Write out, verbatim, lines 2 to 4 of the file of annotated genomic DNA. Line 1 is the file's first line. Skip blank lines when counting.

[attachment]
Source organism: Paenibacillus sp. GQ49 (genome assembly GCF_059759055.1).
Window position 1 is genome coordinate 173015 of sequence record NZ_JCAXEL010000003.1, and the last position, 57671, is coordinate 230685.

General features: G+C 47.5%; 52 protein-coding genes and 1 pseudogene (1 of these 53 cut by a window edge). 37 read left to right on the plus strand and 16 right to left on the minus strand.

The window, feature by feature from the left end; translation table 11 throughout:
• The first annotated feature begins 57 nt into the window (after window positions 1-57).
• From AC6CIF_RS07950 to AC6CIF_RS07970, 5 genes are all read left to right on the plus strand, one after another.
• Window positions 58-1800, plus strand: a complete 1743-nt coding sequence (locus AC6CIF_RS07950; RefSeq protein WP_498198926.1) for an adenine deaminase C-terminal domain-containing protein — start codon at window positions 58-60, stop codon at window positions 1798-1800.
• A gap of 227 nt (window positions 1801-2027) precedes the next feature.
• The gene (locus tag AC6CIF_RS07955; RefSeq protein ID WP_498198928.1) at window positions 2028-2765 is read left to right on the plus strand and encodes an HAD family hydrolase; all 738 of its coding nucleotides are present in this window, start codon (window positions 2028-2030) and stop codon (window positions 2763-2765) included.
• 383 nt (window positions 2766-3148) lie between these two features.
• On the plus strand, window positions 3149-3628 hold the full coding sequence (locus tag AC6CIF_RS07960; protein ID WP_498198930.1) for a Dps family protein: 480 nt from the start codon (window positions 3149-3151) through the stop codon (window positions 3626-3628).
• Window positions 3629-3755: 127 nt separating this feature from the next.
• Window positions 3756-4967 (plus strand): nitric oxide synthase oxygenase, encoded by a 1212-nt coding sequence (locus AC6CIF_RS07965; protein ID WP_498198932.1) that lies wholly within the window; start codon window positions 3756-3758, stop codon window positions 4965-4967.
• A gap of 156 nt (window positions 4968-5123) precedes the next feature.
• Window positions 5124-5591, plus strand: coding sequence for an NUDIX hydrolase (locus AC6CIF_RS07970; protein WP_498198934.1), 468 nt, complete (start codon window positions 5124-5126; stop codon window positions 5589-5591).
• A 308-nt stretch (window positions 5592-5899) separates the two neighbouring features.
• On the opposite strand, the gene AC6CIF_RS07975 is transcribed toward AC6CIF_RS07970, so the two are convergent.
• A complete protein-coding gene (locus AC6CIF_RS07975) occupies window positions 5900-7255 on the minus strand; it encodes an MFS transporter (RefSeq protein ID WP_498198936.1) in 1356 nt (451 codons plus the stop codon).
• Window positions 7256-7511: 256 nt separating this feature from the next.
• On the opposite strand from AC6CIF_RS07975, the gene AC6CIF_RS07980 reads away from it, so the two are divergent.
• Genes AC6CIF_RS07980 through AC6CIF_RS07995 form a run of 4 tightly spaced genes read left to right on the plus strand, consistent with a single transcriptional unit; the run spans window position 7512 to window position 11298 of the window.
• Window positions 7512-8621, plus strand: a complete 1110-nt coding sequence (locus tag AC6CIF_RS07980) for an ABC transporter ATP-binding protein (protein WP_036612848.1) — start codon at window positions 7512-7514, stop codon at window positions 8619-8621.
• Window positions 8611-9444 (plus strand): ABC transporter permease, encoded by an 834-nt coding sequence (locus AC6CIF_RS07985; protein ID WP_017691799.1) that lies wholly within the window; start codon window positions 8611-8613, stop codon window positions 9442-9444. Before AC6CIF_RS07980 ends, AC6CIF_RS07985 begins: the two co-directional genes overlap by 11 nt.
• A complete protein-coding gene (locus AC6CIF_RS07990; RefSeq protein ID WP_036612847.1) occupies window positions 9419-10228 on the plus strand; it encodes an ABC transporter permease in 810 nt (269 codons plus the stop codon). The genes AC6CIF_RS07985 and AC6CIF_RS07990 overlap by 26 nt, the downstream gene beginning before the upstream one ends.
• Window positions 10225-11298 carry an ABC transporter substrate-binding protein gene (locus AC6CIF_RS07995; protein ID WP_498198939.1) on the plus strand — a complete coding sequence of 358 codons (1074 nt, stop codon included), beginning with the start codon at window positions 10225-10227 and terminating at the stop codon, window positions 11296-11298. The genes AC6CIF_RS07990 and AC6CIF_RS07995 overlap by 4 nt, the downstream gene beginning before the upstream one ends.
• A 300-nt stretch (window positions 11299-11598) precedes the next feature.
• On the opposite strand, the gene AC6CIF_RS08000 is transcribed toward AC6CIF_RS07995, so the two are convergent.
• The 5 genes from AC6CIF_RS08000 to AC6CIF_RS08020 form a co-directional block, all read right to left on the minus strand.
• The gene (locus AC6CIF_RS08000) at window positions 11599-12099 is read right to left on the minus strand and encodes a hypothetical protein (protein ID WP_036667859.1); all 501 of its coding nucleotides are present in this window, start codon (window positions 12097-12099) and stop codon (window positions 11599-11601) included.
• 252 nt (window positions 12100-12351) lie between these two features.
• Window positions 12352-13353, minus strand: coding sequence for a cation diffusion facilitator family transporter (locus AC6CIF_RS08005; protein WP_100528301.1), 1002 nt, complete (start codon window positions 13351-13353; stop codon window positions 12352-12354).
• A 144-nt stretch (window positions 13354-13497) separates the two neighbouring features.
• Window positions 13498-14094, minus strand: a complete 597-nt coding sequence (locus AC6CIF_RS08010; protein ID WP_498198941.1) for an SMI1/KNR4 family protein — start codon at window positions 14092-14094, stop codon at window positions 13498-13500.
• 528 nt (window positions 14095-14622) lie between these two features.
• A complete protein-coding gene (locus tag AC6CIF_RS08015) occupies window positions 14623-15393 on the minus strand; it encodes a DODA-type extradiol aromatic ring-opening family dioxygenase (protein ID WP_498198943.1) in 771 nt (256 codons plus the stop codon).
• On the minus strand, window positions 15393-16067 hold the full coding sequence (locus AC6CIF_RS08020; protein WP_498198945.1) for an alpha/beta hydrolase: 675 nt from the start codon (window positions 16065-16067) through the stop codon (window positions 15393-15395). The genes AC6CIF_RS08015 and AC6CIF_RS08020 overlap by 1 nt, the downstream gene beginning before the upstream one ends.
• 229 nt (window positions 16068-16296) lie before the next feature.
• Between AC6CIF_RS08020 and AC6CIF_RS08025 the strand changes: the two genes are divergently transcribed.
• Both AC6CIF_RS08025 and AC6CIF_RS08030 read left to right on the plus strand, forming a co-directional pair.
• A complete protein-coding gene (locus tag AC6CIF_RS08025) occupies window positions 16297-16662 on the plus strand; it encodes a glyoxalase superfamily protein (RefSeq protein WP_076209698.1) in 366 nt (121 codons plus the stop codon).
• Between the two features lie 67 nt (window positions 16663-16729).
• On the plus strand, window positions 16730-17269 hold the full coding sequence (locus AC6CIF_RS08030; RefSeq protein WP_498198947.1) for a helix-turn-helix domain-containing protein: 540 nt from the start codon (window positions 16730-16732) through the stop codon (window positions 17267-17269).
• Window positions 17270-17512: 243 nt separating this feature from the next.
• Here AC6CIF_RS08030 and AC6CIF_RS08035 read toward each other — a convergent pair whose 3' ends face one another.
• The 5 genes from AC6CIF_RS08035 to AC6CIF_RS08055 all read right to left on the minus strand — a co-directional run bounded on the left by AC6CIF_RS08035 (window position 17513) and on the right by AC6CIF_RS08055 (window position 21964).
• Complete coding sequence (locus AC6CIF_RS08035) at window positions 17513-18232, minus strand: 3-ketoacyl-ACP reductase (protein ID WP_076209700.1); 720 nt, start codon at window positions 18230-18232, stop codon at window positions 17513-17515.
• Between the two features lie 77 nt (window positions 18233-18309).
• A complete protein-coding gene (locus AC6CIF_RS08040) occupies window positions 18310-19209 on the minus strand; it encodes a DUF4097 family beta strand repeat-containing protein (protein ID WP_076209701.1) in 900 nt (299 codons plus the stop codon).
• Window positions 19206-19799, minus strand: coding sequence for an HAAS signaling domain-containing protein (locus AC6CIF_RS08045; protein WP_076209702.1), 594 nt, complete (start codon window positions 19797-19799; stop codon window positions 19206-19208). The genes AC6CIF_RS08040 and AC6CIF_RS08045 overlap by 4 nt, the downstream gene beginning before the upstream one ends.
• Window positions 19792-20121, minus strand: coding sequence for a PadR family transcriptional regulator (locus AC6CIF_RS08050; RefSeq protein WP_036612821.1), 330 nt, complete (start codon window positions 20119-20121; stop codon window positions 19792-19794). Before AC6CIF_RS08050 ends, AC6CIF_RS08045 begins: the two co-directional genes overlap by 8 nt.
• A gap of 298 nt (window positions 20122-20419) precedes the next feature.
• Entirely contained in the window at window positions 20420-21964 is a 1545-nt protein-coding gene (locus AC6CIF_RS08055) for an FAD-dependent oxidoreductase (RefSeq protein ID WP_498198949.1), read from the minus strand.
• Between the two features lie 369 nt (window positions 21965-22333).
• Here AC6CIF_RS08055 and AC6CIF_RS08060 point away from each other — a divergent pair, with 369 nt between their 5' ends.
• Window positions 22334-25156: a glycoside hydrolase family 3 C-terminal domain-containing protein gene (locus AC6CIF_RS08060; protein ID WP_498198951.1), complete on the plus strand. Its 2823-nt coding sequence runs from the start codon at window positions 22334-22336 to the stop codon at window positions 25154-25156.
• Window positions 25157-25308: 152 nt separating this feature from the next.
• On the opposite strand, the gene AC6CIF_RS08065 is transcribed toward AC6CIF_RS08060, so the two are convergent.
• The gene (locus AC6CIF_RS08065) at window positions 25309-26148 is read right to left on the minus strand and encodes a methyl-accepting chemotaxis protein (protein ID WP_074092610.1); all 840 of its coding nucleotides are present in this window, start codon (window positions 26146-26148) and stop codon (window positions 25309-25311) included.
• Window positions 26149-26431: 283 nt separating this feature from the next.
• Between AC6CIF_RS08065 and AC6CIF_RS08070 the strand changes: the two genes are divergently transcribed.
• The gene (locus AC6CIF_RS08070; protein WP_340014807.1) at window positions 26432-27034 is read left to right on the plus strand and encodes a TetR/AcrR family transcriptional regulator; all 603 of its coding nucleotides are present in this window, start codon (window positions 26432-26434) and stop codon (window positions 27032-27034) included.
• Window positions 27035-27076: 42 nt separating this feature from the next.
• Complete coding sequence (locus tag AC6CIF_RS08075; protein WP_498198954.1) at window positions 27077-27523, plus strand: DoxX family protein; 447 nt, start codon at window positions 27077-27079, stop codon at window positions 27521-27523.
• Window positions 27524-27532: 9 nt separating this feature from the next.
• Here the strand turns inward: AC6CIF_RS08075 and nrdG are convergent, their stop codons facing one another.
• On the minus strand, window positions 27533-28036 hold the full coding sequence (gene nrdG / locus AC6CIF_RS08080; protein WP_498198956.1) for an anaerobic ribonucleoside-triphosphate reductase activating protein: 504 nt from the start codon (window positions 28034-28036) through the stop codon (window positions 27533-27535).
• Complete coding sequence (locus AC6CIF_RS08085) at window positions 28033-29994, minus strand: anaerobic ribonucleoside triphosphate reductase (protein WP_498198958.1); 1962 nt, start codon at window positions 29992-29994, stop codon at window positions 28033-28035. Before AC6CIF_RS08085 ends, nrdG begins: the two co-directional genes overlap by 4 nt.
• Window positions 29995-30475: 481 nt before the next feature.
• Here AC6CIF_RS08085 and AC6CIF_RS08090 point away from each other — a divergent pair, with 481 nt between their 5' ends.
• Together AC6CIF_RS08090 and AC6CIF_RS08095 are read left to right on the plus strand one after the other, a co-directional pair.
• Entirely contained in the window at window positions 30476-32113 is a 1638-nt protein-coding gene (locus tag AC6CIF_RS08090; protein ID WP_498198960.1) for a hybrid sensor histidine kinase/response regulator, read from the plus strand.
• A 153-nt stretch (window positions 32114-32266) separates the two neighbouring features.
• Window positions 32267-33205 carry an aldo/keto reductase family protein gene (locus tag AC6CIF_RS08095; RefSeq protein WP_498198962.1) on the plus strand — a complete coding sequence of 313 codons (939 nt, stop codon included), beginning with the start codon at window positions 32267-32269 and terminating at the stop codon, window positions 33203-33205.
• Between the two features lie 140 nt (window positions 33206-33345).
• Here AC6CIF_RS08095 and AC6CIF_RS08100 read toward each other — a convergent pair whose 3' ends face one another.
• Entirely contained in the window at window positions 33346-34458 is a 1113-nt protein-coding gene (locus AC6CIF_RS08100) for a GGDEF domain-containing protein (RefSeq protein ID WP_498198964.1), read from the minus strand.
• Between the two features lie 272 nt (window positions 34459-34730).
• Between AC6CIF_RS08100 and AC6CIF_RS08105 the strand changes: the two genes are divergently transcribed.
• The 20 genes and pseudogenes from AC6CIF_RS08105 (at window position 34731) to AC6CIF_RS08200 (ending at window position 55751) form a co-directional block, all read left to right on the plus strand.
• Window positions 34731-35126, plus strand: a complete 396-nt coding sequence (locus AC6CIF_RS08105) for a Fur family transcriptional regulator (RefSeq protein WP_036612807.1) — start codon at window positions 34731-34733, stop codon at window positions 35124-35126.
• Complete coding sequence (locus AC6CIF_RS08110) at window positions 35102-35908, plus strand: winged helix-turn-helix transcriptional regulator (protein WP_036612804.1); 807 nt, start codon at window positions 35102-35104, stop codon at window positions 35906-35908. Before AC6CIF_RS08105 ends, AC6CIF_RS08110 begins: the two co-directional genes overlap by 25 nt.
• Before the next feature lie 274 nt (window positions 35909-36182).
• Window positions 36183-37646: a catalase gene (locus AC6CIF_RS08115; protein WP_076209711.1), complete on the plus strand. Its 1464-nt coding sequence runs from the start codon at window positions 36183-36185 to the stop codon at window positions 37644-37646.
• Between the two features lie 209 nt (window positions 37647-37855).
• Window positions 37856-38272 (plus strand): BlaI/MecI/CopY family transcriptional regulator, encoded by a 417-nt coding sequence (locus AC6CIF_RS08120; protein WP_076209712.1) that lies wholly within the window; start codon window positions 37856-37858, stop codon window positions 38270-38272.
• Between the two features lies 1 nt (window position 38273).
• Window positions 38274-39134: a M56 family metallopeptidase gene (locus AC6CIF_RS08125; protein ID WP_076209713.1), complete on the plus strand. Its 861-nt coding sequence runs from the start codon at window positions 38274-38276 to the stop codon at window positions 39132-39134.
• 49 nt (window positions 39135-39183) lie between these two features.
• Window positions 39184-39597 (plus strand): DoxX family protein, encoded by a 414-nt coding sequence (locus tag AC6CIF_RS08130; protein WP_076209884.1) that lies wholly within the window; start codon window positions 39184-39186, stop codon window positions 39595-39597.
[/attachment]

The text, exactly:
Window position 1 is genome coordinate 173015 of sequence record NZ_JCAXEL010000003.1, and the last position, 57671, is coordinate 230685.

General features: G+C 47.5%; 52 protein-coding genes and 1 pseudogene (1 of these 53 cut by a window edge). 37 read left to right on the plus strand and 16 right to left on the minus strand.

The window, feature by feature from the left end; translation table 11 throughout: